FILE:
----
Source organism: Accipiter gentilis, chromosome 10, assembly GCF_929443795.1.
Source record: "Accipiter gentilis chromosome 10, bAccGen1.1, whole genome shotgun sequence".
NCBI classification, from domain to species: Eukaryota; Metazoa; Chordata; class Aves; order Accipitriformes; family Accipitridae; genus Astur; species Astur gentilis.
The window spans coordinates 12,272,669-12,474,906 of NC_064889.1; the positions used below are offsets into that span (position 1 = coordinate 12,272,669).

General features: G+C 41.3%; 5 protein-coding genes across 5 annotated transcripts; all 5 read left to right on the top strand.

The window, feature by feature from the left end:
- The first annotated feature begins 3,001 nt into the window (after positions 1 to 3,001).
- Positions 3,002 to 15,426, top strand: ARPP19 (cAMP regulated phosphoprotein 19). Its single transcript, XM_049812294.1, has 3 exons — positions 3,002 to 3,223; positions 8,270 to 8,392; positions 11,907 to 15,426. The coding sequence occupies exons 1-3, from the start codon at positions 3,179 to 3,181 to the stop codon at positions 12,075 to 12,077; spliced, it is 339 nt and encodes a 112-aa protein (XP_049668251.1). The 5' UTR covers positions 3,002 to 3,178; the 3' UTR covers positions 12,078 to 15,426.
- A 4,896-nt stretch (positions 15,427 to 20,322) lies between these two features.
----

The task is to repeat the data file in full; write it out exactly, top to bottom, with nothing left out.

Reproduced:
Source organism: Accipiter gentilis, chromosome 10, assembly GCF_929443795.1.
Source record: "Accipiter gentilis chromosome 10, bAccGen1.1, whole genome shotgun sequence".
NCBI classification, from domain to species: Eukaryota; Metazoa; Chordata; class Aves; order Accipitriformes; family Accipitridae; genus Astur; species Astur gentilis.
The window spans coordinates 12,272,669-12,474,906 of NC_064889.1; the positions used below are offsets into that span (position 1 = coordinate 12,272,669).

General features: G+C 41.3%; 5 protein-coding genes across 5 annotated transcripts; all 5 read left to right on the top strand.

The window, feature by feature from the left end:
- The first annotated feature begins 3,001 nt into the window (after positions 1 to 3,001).
- Positions 3,002 to 15,426, top strand: ARPP19 (cAMP regulated phosphoprotein 19). Its single transcript, XM_049812294.1, has 3 exons — positions 3,002 to 3,223; positions 8,270 to 8,392; positions 11,907 to 15,426. The coding sequence occupies exons 1-3, from the start codon at positions 3,179 to 3,181 to the stop codon at positions 12,075 to 12,077; spliced, it is 339 nt and encodes a 112-aa protein (XP_049668251.1). The 5' UTR covers positions 3,002 to 3,178; the 3' UTR covers positions 12,078 to 15,426.
- A 4,896-nt stretch (positions 15,427 to 20,322) lies between these two features.